Ali Waller’s studio sits tucked away in the heart of Chattanooga’s southside historic district. The space is washed in cool sunlight coming through the skylight on an overcast December morning.
The walls are covered with body casts of dozens of people who paid to be part of her nearly two-year-old “/200” project to honor the bodies and the stories of sexual assault survivors. Even her Christmas tree is decorated with casts of her own body.
At the beginning of the “/200” project, she hoped to cast 200 women to represent the $200 Epstein paid young girls to recruit more girls to perform massages, a pretense he used to sexually assault them. The first installation of the exceeded her original goal with 550 busts. Now, Waller has made casts of nearly 1,200 sexual assault survivors.
“I look at these walls, and I remember the people and their stories. I can see their faces. I might not always remember their name and might not always know their face without a mask, but I remember the moment and the person. It’s a very spiritual experience for everyone present,” she said as she scanned busts covering her walls.
Several casts of her own body are scattered among the cast of her subjects.
The 23-year-old body casting artist learned to appreciate the human body through Catholic art, which she said feels ironic, considering the body shame many Catholic women develop as part of the strict, conservative view of sexuality taught in many Catholic congregations.
“I just love the human form. Growing up seeing Catholic art, drawing nude people and having an artistic experience of the human body was liberating to me,” she said.
Fulfilling the goal of “/200”
This fall, Waller started a support group for sexual assault survivors. A local therapist works with the group to ensure they have access to the resources they need.
“I don’t tell my story when I’m casting unless people ask specific questions about my experience. Yeah. But right now what we’re doing is each person is taking a turn sharing their story. So I started and they’re the only people in all the projects who have like heard my story in full,” Waller said.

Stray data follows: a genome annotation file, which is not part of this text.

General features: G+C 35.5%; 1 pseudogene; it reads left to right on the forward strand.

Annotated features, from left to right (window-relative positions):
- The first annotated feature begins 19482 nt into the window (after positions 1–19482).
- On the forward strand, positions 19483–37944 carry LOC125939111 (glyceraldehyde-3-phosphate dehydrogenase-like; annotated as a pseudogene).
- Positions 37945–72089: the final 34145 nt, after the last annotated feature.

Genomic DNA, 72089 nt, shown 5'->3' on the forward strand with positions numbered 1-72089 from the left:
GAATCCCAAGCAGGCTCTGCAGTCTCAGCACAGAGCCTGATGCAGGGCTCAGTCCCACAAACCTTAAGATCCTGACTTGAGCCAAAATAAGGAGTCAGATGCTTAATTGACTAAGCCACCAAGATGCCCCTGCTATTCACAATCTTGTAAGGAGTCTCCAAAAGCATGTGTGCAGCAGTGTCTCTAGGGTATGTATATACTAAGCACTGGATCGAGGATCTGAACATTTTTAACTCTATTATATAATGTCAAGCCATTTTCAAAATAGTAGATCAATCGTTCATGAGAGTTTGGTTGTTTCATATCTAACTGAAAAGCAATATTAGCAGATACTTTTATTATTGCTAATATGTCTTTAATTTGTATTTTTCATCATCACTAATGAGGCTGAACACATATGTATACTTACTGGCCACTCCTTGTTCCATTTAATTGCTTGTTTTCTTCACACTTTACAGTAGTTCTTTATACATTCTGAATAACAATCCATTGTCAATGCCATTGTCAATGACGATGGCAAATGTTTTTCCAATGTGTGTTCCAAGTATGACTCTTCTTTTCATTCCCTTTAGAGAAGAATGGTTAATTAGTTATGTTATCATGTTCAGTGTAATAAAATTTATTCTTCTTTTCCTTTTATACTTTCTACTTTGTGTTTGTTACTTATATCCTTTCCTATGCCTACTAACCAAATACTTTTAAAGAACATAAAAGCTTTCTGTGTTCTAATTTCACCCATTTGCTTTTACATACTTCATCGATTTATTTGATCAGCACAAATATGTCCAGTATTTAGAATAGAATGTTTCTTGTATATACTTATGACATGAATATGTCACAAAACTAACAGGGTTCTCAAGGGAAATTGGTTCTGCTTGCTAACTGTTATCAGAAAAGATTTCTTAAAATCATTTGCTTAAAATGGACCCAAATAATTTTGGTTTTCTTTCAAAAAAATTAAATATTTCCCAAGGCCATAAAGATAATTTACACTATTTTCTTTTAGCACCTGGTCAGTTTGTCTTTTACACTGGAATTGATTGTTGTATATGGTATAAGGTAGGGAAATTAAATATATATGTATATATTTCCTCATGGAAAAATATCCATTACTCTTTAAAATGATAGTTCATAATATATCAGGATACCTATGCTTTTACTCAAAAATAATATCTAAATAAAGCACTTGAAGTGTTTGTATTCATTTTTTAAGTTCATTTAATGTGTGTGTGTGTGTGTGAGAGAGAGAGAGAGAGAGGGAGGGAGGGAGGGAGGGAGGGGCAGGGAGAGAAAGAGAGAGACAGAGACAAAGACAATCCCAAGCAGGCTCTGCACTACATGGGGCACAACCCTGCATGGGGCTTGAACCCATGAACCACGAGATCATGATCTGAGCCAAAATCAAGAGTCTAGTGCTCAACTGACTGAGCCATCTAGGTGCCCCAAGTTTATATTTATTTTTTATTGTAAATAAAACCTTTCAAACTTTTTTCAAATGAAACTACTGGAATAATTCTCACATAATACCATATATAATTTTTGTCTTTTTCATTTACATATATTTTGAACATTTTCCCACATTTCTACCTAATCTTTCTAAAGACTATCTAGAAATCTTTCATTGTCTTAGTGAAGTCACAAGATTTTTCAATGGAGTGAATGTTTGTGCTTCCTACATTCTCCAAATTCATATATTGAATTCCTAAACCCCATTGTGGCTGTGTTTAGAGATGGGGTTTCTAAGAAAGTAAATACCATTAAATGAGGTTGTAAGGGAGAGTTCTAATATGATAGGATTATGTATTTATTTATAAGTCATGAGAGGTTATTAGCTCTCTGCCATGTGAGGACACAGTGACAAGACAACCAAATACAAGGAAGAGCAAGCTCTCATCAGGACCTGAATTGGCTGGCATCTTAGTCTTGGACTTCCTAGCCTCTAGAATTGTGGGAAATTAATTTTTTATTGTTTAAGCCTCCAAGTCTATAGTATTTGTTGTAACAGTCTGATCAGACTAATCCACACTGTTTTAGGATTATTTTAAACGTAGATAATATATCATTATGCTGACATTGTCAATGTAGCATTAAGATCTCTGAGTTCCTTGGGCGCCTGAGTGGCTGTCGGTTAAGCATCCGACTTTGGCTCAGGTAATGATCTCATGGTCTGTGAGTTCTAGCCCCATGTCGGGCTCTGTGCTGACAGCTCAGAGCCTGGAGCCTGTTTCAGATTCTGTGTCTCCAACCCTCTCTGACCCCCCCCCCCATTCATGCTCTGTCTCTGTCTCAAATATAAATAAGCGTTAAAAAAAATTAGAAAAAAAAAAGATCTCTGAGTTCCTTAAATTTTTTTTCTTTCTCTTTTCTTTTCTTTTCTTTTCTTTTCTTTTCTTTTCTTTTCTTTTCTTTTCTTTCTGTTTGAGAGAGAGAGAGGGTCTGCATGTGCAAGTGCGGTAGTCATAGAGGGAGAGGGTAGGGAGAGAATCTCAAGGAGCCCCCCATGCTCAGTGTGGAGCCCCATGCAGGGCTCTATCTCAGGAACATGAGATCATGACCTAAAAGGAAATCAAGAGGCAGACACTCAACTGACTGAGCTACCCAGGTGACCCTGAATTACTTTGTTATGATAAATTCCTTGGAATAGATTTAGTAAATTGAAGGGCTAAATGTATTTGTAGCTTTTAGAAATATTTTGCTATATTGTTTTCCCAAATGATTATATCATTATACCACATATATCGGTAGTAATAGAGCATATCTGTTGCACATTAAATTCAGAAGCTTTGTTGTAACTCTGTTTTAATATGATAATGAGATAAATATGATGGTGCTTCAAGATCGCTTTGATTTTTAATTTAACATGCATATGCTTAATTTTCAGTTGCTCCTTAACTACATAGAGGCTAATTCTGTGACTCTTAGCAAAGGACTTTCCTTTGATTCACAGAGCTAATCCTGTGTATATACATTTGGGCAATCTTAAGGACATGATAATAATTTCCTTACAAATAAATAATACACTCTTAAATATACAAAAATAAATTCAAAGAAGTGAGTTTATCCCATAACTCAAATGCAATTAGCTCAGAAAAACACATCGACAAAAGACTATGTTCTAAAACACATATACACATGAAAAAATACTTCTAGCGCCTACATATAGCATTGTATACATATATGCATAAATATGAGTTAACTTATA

Waller views her work as part of healing — her own and others’. She found herself during castings wishing that her subjects could talk and share their stories with one another.
“It’s just cool that there’s a space of people who I know personally to and that see me in my learning and we get to learn together,” she said. “I didn’t know how good it would be. This is fulfilling the project’s purpose.”
Various casts of Waller’s hands and mouth in various stages of adornment sat on a work table in the back of the studio. She has been exploring the facets of a new installation of her “Mommy” project, which Waller uses to share about the harm she suffered as a woman raised in purity culture and misogynistic religion. She held a new installation of “Mommy” this month.
Amid the pain and anger Waller and her subjects process through body casting, she said she has to have hope that abusers can change and that process can—and will—happen.
“Part of my healing is realizing that justice is not revenge or punishment. I don’t really believe in mass incarceration or our prison system – it just causes people to abuse and make other people more miserable. The alternative is, I have to accept that that person is able and capable of a second chance. If I want there to be real justice, people have to be able to change,” she said.
Plans for the new year
In 2022, she hopes to build on her artistry and her business to ensure it remains sustainable for years to come.
She’s planning a series of events for sexual assault awareness month in April and plans to continue traveling and doing castings around the country.